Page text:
In addition to the above-mentioned themed audits, the Corporate Audit Center annually conducts internal control audit for compliance with the Sarbanes-Oxley Act to ensure the reliability of financial reporting. During the execution of internal control audits, each division conducts a self-assessment, which is followed by a supplementary audit by the Corporate Audit Center to verify its conclusions, leading to the realization of "self-contained internal control."
In 2009, the Center also began conducting expanded audits beyond confirmation of the reliability of financial reports. These Expanded Range Internal Control Audits cover the overall condition and application of the internal control structure from the perspective of the effectiveness and efficiency of work and legal compliance.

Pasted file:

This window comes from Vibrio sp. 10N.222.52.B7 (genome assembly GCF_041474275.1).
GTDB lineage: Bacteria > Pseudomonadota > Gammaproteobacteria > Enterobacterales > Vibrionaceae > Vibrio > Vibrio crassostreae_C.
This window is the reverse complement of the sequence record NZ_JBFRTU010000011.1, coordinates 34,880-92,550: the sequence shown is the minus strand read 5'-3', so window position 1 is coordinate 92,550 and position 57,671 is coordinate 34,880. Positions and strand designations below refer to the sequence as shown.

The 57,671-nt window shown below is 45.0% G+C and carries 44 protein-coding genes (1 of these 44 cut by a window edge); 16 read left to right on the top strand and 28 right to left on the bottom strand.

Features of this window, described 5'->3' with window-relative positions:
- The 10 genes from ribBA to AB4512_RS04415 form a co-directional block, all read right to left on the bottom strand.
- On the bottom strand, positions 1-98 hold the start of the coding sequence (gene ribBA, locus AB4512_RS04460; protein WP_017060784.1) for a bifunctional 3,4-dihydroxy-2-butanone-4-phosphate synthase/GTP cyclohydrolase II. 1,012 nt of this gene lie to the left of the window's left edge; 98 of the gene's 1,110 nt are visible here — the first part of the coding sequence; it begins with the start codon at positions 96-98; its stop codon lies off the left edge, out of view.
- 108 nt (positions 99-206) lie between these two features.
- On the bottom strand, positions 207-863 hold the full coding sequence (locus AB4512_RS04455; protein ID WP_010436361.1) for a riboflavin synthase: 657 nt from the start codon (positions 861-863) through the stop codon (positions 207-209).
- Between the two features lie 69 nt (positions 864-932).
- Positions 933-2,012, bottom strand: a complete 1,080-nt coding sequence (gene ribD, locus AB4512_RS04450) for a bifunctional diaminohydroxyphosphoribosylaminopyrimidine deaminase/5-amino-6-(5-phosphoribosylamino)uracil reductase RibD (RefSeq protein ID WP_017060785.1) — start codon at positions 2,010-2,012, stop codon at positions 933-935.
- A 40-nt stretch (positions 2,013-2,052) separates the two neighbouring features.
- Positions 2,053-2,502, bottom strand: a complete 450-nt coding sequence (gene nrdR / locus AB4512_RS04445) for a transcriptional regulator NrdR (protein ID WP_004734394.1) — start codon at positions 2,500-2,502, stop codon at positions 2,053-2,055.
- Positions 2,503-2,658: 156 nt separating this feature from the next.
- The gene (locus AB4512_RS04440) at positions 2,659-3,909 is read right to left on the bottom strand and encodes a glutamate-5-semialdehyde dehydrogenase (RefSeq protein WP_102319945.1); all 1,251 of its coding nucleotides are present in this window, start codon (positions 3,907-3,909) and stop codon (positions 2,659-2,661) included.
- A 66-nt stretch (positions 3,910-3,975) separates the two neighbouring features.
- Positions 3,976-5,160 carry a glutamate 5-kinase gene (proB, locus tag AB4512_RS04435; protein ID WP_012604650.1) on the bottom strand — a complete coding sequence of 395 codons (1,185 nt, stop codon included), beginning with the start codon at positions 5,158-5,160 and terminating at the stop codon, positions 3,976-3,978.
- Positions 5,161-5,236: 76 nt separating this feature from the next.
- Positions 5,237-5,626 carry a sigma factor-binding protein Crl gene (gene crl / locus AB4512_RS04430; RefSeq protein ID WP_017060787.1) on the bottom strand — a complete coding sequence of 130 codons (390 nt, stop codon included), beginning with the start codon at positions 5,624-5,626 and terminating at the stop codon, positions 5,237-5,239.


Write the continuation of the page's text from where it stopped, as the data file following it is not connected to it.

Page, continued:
Canon has continued with Expanded Range Internal Control Audits, conducting such audits at one Canon Inc. division headquarters and one product operation, as well as at four Group companies, in 2012. In addition, entity-level audits were conducted at three Group companies.
|Corporate Audit Center||Auditing of management functions, operations, accounting, IT systems, compliance, and internal controls to comply with the Sarbanes-Oxley Act|
|Global Logistics Management Center||On-site diagnosis of security trade control at Canon Group companies located in and outside Japan|
|Global Environment Center||Examination of operation status of environmental management systems|
|Facility Management Headquarters||Examination of safety management structures, such as premises security, hazardous materials and chemical substance management|
|Human Resources Management & Organization Headquarters||Auditing of the introduction and operational status of the occupational safety and health management system|
|Information & Communication Systems Headquarters||Internal checks to ensure security of information, including internal IT|
|Quality Management Headquarters||Examination of quality assurance activities based on the Quality Management System|